"Life as an ongoing learning experience"
Reflection and suggestions, 2009 dry season in Pilbara, Gascoyne and Murchison
While managing properties through dry times is a challenge for pastoralists and others there are some valuable lessons to be recorded during these difficult times. The old saying: “Experience is what you get just after you need it” is certainly true for times such as these.
Decisions and actions already taken can’t be changed retrospectively, but there are opportunities to learn from the experiences and to plan to manage the outcomes of those decisions.
Reviewing and recording experiences during a dry time may also be good opportunity to get the management group together to contribute their knowledge to the record. The aim is not to develop a ‘stick’ to beat yourself with, but to put a positive spin on poor seasonal conditions by making it a learning experience.
Reflection won’t fix the current situation when times are dry but may help identify better ways to manage the next time there is a succession of low rainfall years ... And yes, it is safe to assume that there will be a next time!
Record your reflections and experiences in a form that can be easily retrieved for future reference. Memories are often an unreliable record when it comes to convincing someone else of “what it was like back then”.
Collections of photos (including people, landscapes, monitoring sites, cattle), historical rainfall records, labels from feed products (with notes of what worked well and what didn’t), mustering and sale records with notes contributed by all concerned, are likely to be much more useful.
Dry times are as good a time as any to make a start on the information and records you keep for your property, and not just the ones nestled in your grey matter.
Your collection of information will be a strong resource to share with others who may manage the station in the future – little point in them having to go through the same painful learning experiences!
After the grass is green it may be okay for reviewing financial records, feed costs, and how particular strategies worked, but it’s a bit late to take photos of the stuff that hurts and memories can become more unreliable as time goes on.
Example of information collection and reflection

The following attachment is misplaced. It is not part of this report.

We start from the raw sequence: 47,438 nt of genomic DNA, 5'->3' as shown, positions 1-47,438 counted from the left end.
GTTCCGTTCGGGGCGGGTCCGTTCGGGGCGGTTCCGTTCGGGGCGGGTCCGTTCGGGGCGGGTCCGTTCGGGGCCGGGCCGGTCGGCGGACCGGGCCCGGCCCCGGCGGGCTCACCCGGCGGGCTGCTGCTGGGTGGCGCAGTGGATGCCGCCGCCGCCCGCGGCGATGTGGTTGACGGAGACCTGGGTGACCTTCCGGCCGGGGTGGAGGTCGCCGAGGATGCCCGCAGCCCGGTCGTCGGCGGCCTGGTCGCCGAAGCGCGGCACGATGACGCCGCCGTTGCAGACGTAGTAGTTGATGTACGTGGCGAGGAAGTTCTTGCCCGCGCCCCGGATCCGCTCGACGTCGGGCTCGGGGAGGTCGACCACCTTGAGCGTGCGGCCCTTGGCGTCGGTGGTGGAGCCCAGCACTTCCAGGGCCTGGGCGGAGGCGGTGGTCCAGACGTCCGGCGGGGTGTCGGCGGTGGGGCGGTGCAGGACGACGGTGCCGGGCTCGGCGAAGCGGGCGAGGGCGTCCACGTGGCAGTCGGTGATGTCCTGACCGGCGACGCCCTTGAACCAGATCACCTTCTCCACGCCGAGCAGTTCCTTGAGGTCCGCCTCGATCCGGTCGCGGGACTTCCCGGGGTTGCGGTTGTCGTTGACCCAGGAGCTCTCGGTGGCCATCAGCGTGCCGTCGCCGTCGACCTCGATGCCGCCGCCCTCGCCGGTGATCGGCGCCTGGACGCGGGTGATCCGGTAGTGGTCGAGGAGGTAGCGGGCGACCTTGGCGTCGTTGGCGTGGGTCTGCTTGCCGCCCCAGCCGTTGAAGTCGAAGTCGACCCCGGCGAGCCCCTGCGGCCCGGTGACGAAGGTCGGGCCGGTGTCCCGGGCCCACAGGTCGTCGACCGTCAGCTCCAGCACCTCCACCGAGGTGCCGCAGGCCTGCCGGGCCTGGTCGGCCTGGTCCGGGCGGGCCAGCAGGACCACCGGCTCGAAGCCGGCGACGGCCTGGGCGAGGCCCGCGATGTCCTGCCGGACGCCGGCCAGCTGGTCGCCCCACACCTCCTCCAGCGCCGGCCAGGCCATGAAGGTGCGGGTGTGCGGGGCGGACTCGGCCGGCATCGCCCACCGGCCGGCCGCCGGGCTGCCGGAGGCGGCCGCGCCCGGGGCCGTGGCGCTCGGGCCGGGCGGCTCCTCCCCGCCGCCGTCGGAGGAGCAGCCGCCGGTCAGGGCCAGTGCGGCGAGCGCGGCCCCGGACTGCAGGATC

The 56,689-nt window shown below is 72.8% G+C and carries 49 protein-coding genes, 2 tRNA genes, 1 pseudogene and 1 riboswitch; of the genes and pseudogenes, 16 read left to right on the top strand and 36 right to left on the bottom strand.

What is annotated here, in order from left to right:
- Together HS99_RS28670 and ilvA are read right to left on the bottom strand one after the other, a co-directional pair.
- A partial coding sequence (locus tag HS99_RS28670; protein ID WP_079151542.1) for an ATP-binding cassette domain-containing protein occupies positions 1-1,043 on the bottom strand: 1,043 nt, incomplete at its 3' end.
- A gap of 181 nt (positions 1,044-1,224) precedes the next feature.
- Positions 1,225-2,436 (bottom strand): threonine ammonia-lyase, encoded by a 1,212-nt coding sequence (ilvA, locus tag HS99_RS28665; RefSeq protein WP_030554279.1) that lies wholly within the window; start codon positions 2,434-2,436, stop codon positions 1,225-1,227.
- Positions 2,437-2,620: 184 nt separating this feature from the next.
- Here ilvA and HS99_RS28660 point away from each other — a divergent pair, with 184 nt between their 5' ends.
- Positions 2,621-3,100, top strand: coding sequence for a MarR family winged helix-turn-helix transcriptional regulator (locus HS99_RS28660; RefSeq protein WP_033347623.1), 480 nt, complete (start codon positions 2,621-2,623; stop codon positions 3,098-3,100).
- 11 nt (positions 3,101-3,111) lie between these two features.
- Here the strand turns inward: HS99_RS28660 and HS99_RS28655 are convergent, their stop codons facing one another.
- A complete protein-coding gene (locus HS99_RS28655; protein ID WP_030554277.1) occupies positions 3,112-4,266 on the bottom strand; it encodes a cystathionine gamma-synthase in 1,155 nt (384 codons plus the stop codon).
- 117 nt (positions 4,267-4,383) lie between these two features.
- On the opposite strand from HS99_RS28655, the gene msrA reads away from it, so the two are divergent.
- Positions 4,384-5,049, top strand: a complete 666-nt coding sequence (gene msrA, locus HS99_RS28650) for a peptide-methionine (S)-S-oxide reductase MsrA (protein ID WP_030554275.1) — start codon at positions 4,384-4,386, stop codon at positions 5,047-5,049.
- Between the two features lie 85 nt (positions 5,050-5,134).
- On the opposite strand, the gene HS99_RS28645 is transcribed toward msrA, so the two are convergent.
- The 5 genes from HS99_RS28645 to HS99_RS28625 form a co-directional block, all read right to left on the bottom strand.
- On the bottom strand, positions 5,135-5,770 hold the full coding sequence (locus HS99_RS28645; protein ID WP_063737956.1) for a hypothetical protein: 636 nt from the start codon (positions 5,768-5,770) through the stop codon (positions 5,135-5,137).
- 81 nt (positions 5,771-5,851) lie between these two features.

Some pastoralists may (or may not) like to reflect on their mustering and sale decisions, and the timing of these actions earlier in the season. Some will have held out for winter rains, based on probabilities but these rains failed to eventuate.
Market opportunities also diminish as time passes. Some pastoralists will have sold cattle younger and lighter than usual and weaned calves younger than normal as part of a strategy to reduce nutritional stress on breeders.
Could these strategies have been managed differently and what additional considerations could be included next time?
This weaning strategy will reduce the stress on breeders but it has a cost. There is the immediate cost of feeding and an effect of younger sales on future sales in following years.
Experiences and feelings worth documenting
- In hindsight (a truly great thing – like experience) what sales strategy would have produced a better outcome?
- What could have been done to better prepare for the extended dry season?
– more attention to assessing feed availability during the previous year?
– reduced numbers earlier while more cattle were stronger and there were more sale opportunities?
– have cattle numbers increased over the years?
– reflect on carrying capacity – has it been steadily declining?
– are there better market opportunities for different cattle genotypes?
- How did the station infrastructure work – are there opportunities to improve waters, open up additional country, etc. in future years?
- Consider discussions with a financial advisor and accountant to review financial and taxation opportunities and responsibilities that may be available from increased sales during the dry period
- When it does rain, and it surely will, are there opportunities to close up some paddocks or waters to spell country?